As a “2001” nut, it was my goal to incorporate as much of the relevant technological backstory into my history of how to get from 1968 to 2001 as was available. A new bit of “2001” data has come to my attention… and, wow, I’m having a hard time rationalizing it.
In the scene where astronaut Frank Poole is shown blandly eating his meal on the Discovery’s centrifuge, you can see him reading something on his paper-thin tablet device. There is of course zero possibility of making out just what he’s reading. You’d expect it to be just a page of random text… but no, this was a Stanley Kubrick film, and the whole page was fiction created just for this. And apparently that page of text was preserved and published in the “Stanley Kubrick Catalog,” which I’ve not seen. But a small scan of the “newspaper article” was posted HERE, and is just barely legible. I’ve blown it up and cleaned it a bit, and the whole thing tells a rather remarkable tale.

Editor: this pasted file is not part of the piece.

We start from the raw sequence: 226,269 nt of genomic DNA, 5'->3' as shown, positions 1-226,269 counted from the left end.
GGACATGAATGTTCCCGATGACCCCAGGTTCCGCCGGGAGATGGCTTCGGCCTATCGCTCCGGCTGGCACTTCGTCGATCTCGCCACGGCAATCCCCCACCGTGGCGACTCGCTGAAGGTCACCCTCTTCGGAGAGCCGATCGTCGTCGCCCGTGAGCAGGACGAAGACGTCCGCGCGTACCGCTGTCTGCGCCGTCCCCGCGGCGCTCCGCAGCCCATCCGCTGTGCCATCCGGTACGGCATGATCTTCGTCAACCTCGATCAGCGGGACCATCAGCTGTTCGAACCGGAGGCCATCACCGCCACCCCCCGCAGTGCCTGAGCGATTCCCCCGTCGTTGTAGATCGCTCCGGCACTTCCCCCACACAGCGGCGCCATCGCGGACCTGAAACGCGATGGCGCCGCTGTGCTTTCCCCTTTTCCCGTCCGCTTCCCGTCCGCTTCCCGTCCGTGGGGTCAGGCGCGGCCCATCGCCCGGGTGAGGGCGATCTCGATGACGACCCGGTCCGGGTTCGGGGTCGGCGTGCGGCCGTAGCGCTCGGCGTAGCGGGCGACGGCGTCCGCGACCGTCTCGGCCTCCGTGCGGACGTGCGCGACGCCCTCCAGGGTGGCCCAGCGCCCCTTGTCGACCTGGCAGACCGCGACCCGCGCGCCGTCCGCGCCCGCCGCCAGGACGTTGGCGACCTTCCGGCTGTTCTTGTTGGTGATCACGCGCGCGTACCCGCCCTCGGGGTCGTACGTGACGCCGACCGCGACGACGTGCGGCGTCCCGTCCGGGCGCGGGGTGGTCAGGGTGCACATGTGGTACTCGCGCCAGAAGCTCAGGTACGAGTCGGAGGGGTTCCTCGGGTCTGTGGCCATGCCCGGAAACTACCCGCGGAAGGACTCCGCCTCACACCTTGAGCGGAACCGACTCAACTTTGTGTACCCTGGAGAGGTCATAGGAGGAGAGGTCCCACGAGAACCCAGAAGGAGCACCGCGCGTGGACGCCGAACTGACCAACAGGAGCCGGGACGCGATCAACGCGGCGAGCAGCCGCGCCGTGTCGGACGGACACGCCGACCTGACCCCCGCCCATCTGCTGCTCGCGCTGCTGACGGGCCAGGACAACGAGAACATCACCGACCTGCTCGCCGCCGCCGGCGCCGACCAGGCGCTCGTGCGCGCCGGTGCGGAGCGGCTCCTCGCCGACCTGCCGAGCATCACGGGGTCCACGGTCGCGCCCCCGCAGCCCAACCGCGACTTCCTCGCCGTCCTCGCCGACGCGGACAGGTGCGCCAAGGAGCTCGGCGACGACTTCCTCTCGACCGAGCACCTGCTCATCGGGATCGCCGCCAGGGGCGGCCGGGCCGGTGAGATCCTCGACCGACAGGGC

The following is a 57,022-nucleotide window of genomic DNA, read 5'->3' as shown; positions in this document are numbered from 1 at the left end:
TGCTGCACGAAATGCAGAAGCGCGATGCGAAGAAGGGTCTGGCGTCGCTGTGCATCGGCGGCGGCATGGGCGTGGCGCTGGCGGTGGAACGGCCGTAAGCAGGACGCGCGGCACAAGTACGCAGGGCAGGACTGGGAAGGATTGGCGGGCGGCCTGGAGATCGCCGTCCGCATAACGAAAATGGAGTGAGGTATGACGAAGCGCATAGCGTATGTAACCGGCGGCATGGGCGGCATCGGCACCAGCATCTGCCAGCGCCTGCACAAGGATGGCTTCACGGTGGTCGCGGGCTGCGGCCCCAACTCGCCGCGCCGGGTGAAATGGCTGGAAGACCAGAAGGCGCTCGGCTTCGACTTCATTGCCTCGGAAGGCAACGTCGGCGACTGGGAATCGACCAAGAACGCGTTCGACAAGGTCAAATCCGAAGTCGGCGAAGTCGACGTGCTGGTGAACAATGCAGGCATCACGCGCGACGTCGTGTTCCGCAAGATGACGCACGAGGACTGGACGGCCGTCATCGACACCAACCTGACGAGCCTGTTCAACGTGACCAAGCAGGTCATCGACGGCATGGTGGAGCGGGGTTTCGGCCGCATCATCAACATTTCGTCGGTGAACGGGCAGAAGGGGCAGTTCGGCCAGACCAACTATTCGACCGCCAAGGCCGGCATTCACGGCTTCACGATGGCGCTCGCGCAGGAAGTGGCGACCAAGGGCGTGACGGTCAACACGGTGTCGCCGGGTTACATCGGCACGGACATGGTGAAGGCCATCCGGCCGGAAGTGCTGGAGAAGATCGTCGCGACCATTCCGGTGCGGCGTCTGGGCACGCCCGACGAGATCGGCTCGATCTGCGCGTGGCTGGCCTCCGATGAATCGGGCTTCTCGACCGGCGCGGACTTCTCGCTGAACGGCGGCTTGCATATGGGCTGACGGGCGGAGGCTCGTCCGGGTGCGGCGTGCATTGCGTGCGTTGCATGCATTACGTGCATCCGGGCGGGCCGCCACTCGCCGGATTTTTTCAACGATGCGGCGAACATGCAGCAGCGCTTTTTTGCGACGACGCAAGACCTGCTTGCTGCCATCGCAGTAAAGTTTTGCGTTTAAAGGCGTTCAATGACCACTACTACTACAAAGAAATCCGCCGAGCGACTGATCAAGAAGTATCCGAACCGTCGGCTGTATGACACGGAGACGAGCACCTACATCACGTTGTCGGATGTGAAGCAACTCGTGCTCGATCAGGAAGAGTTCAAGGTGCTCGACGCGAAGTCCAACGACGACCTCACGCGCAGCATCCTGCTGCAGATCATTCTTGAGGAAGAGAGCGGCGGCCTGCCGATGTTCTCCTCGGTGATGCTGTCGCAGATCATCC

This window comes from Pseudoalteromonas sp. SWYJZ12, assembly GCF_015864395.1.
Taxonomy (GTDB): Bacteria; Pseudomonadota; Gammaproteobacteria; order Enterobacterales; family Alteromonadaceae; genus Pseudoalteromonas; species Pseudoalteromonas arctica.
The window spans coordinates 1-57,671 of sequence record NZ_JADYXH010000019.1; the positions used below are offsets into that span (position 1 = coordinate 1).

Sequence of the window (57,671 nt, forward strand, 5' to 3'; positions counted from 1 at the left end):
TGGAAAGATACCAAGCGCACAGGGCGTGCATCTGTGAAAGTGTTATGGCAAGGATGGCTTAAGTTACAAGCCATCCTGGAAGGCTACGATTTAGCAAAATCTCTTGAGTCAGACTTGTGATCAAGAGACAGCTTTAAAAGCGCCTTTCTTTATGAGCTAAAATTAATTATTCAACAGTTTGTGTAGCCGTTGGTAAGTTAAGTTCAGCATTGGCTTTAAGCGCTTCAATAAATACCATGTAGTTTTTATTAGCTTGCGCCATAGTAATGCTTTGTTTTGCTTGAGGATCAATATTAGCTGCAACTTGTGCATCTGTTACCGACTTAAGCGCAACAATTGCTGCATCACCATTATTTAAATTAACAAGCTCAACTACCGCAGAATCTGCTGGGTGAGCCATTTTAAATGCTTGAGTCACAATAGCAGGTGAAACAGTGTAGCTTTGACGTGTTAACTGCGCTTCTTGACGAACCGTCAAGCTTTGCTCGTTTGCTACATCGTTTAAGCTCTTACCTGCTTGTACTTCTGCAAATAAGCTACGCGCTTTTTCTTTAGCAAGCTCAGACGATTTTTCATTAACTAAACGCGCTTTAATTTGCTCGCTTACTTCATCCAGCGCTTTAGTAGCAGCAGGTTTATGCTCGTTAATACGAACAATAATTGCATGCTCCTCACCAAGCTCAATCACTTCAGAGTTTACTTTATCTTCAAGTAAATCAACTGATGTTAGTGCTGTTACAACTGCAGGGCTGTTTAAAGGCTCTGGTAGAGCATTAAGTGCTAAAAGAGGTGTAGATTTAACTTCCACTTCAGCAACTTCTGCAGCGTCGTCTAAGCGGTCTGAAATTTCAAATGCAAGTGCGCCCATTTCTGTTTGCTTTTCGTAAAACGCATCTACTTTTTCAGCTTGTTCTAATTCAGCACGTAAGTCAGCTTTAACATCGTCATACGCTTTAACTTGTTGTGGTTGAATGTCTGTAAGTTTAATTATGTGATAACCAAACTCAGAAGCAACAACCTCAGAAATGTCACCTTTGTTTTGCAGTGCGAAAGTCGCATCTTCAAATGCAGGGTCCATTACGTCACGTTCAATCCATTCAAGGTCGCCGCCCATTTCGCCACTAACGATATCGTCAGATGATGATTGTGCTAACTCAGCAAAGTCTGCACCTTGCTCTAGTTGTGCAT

It seems Atlantic Airlines flight 423 was presumed lost somewhere between New York and London. That’s not terribly interesting in and of itself. But AA flight 423 was a Mach 3-capable HEP/COMM 11-Z4 airliner with 12 engines, 2,109 passengers and 199 crew (including 11 pilots). Why the hell an aircraft capable of Mach 3 flying from New York to London would need *eleven* pilots is anybodies guess.
In the world of “2001,” I can easily assume the existence of Mach 3, 70,000 ft-altitude jetliners. I can grimace and kinda accept Mach 3 airliners with more than 2,000 passengers. But 200 crew? Nope. Sorry. Willing suspension of disbelief system failure.
Note that supersonic aircraft are described as “Mark 2″ and “Mark 3″ capable, which I’m guessing means an editing failure, as it would’ve made more sense for them to be “Mach 2″ and “Mach 3″ capable. I know, shocking… the press making dumb errors about techmologicamal stuff, even in the far distant era of 2001.